– First choice: regional citrate anticoagulation (RCA).
– Second choice: systemic heparinization with unfractionated heparin (UFH).
– Third choice: treatment with no anticoagulants.
– NOTE: most COVID-19-infected patients requiring intensive care management show altered liver function values secondary to drug-induced hepatotoxicity as well as due to possible liver involvement. This is associated with an increased risk for citrate accumulation.
Diagnosis of secondary HLH
H-Score > 169 points
- 93% sensitive for HLH
- 86% specific for HLH
Mehta P et al., COVID-19: consider cytokine storm syndromes and immunosuppression, Lancet 2020; epub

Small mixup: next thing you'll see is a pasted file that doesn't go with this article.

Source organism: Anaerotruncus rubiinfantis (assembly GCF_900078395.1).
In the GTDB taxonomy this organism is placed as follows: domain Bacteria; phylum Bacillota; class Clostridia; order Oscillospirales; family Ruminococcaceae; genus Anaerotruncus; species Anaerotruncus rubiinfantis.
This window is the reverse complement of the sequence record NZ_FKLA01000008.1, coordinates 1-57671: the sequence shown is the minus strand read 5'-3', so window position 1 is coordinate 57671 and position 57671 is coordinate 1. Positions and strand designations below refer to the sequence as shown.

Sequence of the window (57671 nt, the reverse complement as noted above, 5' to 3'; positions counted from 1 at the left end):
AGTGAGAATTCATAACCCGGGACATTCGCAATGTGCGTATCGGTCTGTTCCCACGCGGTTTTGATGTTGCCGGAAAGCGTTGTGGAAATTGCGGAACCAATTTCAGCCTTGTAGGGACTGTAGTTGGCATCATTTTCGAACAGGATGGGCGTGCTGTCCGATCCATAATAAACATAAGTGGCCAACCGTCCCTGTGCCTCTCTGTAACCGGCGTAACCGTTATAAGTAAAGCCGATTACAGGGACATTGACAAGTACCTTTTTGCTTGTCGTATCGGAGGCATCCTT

anti-cytokine storm therapy
Recommendations from China
The recently published manual for prevention and treatment of COVID-19 reads as follows: Critical cases are classified into
early, middle and late stages according to the oxygenation index and respiratory system compliance.
- Early stage: 100 mmHg without organ failure except the lung. The patient has a great chance of recovery through active antiviral,
anti-cytokine storm therapy and supportive treatment.
Recommendations from Italy I
The latest recommendations of the Brescia Renal Covid Task Force (Italy) for the treatment of patients on dialysis and kidney transplantation in the course of COVID-19 infection are as follows:
- Patients with AKI stage III should receive CVVH.
- CytoSorb therapy is recommended for 48 hours (with change of adsorber after 24 hours) in patients for which
tocilizumab (IL-6 receptor blocker) is not indicated or not available